Amazon to Google: Competitors Don't Share Trade Secrets. Duh.
Google's strategy: Demonstrate to the courts that Amazon's Search-Inside-the-Book relies on the same full book scanning process that Google Book Search does.
Amazon objected to providing details about its book search feature to Google, in a response filed Monday in federal district court in Washington.
The 16-page filing was in response to a request by Google, which says it needs those documents to fight allegations of copyright infringement from The Authors Guild and publishers.
Amazon was apparently the first company Google sought documents from. Other companies include Microsoft, Yahoo, Random House and HarperCollins.
Amazon's lawyers refused to cooperate for several reasons, including:
- "The requests are overly broad, unduly burdensome and not reasonably calculated to lead to the discovery of admissible evidence."
- The requests impose undue burden and expense on Amazon
- "The requests potentially call for millions of documents, essentially all documents concerning Amazon's sales of books on its websites and all searching and indexing functions used by Amazon.com and/or made available to consumers to allow them to search for and purchase books on the websites."
- The requests call for information that is highly confidential, proprietary and constitutes trades secrets of Amazon.com. "Google seeks to sell on-line advertising and to otherwise promote internet retailers that are in direct competition with Amazon.com.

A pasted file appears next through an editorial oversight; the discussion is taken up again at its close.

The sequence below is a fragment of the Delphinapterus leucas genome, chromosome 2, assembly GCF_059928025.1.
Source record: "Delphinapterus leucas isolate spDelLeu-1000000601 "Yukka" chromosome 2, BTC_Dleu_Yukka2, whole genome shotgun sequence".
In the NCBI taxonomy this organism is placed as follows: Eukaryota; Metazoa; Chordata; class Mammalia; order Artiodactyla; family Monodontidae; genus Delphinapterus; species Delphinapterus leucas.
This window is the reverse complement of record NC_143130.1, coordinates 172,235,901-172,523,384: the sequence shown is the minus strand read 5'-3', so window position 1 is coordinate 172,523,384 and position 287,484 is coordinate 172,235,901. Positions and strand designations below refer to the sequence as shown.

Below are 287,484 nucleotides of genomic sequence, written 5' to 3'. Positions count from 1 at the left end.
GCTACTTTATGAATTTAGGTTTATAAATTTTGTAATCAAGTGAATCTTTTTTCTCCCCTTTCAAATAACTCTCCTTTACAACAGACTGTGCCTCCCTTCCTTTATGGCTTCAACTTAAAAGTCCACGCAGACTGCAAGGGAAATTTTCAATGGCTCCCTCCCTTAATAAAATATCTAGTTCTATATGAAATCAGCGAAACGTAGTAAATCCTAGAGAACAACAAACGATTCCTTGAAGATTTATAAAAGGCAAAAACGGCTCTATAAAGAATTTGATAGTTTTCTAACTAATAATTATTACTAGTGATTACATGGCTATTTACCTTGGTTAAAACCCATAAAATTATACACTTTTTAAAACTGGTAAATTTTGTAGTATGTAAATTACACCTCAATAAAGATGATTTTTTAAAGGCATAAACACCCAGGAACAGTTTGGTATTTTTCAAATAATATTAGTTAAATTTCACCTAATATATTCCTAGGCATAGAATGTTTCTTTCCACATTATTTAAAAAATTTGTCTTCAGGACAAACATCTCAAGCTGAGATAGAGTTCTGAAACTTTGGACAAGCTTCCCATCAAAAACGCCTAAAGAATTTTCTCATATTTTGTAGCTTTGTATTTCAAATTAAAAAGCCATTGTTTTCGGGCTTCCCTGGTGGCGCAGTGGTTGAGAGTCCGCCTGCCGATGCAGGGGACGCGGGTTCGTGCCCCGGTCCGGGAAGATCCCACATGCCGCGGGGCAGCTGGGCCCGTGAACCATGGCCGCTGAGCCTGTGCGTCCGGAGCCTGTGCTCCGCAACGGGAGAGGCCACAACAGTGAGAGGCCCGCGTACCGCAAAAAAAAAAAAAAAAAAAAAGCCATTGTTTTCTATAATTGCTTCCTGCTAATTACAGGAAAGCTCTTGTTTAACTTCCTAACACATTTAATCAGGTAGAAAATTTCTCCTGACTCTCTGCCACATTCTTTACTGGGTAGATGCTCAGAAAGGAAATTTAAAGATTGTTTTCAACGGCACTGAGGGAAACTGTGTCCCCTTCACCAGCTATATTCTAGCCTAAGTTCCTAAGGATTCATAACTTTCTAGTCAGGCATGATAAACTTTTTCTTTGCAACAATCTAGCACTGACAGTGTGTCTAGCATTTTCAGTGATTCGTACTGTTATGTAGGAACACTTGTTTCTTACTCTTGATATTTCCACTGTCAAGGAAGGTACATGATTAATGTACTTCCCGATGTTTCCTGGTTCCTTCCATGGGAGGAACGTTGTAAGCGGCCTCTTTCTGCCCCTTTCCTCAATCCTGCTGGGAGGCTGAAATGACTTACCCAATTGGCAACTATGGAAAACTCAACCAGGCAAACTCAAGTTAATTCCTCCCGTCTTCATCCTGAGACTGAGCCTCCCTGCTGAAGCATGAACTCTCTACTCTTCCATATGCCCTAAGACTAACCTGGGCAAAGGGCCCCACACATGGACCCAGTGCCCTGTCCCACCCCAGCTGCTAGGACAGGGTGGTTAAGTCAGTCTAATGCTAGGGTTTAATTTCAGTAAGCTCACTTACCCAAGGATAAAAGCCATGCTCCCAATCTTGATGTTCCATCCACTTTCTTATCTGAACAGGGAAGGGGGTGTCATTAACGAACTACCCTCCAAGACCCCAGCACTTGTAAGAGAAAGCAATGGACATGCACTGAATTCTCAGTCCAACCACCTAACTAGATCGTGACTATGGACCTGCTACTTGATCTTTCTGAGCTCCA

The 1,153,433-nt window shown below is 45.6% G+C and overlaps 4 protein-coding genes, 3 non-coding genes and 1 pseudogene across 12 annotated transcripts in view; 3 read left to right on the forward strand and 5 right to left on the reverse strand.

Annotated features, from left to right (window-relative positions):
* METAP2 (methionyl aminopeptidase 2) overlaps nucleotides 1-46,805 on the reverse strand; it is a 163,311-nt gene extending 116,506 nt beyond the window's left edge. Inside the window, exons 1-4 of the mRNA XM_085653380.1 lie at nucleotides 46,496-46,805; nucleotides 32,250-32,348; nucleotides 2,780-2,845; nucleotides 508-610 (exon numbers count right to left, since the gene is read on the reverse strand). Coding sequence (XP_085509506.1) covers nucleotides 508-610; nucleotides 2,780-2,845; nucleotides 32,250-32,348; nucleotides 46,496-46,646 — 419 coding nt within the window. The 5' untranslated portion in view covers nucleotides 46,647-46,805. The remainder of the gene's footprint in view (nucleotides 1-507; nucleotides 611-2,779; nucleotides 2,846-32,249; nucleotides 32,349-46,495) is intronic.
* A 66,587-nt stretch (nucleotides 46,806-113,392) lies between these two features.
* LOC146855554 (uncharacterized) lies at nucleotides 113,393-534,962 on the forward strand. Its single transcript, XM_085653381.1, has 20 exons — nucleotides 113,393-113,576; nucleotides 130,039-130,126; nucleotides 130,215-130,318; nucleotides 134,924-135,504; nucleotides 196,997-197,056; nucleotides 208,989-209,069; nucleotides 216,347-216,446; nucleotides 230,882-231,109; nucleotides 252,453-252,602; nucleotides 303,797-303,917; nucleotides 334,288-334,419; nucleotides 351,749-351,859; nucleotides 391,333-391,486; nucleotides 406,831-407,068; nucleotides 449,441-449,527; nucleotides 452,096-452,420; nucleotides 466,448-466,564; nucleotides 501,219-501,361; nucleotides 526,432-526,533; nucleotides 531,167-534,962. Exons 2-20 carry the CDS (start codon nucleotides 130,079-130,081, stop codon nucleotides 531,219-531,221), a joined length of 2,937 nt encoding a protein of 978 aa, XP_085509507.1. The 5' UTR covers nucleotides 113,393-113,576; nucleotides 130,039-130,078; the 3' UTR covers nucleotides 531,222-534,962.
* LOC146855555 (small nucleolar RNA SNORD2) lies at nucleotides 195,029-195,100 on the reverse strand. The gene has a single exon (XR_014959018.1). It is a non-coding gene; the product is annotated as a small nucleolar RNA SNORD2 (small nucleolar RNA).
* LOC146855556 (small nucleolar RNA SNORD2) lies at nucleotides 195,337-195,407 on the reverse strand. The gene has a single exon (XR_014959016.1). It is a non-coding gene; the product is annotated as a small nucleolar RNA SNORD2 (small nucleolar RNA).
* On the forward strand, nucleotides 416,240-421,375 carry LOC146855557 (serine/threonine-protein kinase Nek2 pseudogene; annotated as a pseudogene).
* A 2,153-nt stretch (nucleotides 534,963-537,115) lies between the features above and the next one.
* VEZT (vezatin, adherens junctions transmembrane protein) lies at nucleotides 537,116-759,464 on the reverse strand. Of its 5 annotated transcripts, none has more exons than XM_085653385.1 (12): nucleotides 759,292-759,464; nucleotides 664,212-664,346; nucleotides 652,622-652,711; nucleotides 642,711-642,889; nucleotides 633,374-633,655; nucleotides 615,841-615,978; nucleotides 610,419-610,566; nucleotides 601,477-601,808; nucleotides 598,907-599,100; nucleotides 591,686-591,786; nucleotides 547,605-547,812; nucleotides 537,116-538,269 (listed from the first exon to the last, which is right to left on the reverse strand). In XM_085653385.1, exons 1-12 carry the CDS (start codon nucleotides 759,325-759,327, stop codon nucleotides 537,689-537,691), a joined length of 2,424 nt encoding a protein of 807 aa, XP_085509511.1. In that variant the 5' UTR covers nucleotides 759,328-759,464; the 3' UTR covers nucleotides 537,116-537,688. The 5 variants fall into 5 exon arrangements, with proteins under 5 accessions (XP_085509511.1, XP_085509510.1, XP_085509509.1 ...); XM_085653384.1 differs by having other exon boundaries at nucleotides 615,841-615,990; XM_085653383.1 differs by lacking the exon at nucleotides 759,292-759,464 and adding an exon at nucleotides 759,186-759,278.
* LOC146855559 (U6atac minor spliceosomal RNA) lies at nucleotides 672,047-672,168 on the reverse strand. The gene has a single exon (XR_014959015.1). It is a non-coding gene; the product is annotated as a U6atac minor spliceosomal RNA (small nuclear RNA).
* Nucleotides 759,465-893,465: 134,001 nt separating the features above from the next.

Amazon.com objects to the definition of "Amazon Book Search Project" on the grounds that it is overbroad...By way of example, to the extent the definition encompasses any functionality that permits an "index of books" to be searched on the Internet, it potenitally encompasses all of the functionality on the Amazon.com websites that permits consumers to search for an purchase books. Amazon.com further objects to this definition on the ground that it is nowhere used in any of the individual requests for production in the subpoena; in the requests themselves, Google has substituted a different term: "The Amazon Book Project."It looks like Google is trying to suggest to the court that Google Book Search isn't substantially different from Amazon's Search Inside the Book. By requesting the documents, Google is trying to show that Amazon has to scan an entire book. It's that scanning process which the Authors Guild specifically objects to, on the grounds that scanning an entire book is beyond fair use stipulations. Thus Google is arguing if Amazon can do this and profit from sales, so can we, and profit from advertising.